July 2019
Volume 60, Issue 9
Open Access
ARVO Annual Meeting Abstract  |   July 2019
Ophthalmologic disorders and risk factors in children with autism spectrum disorder (ASD)
Author Affiliations & Notes
  • Melinda Chang
    Ophthalmology, Children's Hospital Los Angeles, University of Southern California, Los Angeles, California, United States
  • Nandini Gandhi
    University of California, Davis, California, United States
  • Mary O'Hara
    University of California, Davis, California, United States
  • Footnotes
    Commercial Relationships   Melinda Chang, None; Nandini Gandhi, None; Mary O'Hara, None
  • Footnotes
    Support  None
Investigative Ophthalmology & Visual Science July 2019, Vol.60, 3621. doi:
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      Melinda Chang, Nandini Gandhi, Mary O'Hara; Ophthalmologic disorders and risk factors in children with autism spectrum disorder (ASD). Invest. Ophthalmol. Vis. Sci. 2019;60(9):3621.

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      © ARVO (1962-2015); The Authors (2016-present)

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Purpose : Autism spectrum disorder (ASD) is increasingly prevalent, estimated to occur in 1.68% of children in the United States, yet there are few data on ophthalmic co-morbidities in this population. The purpose of this study is to characterize risk factors and types of ophthalmologic disorders represented in children with ASD.

Methods : We conducted a retrospective chart review of all children (0-17 years old) with an ICD diagnosis of ASD seen at a single university over a 10-year period (2007-2017). In patients evaluated at the university eye clinic, demographic data, birth history, co-morbidities, and ophthalmologic findings were recorded. Multiple logistic regression was used to identify risk factors for ophthalmologic disorders.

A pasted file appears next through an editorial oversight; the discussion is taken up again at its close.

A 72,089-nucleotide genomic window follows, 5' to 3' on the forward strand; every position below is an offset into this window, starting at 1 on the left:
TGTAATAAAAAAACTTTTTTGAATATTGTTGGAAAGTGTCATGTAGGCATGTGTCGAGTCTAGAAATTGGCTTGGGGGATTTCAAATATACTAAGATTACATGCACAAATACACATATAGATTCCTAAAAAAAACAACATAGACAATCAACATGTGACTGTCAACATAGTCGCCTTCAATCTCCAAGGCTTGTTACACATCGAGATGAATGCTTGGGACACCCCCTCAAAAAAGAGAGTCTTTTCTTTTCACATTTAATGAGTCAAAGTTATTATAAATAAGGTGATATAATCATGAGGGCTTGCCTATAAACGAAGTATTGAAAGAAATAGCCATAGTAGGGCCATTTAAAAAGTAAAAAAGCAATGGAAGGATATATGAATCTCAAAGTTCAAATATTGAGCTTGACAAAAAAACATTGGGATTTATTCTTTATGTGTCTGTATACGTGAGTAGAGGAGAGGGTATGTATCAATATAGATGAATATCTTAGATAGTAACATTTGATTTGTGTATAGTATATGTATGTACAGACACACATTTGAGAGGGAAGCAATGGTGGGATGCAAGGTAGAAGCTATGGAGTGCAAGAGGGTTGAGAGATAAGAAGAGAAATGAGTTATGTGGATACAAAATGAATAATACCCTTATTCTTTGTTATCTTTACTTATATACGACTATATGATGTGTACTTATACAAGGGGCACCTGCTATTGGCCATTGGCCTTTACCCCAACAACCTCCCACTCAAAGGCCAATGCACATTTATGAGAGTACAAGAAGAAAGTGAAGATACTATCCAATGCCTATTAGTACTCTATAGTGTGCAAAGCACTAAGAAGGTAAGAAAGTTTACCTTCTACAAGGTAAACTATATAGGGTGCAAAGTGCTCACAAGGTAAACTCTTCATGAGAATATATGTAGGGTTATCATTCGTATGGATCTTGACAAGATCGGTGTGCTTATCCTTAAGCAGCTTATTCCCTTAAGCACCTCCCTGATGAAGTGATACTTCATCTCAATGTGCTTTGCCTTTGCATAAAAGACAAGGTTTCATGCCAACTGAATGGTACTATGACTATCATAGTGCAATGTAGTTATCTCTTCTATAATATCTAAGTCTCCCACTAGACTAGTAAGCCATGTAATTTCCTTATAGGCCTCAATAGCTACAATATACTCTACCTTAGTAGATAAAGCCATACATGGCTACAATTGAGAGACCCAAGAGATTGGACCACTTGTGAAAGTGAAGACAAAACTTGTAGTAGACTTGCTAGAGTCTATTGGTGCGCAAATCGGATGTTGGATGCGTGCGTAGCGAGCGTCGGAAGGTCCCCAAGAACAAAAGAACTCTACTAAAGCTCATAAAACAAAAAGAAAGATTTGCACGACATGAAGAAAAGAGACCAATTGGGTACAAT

Results : 2,555 children with ASD were seen at the university during this time period, and 380 (15%) were evaluated in the ophthalmology clinic. Eye exam revealed an ophthalmic diagnosis in 71% of children, of which the most common were significant refractive error (42%), strabismus (32%), and amblyopia (22%). Optic neuropathy occurred in 14 (4%) children. Cerebral palsy (CP) was a significant risk factor for refractive error (OR 3.22, p=0.016), strabismus (OR 3.59, p=0.012), amblyopia (OR 3.49, p=0.0097), and optic neuropathy (OR 14.0, p=0.0009).

Conclusions : Ophthalmic disorders occurred in 71% of children with ASD, and the rates of significant refractive error, amblyopia, strabismus, and optic neuropathy exceeded those of the general pediatric population. ASD and CP may have additive risk for the aforementioned disorders. Prospective studies are necessary to further characterize the possible association between ASD and ophthalmic pathology. Pediatric ophthalmology referral should be considered in children with ASD.

This abstract was presented at the 2019 ARVO Annual Meeting, held in Vancouver, Canada, April 28 - May 2, 2019.


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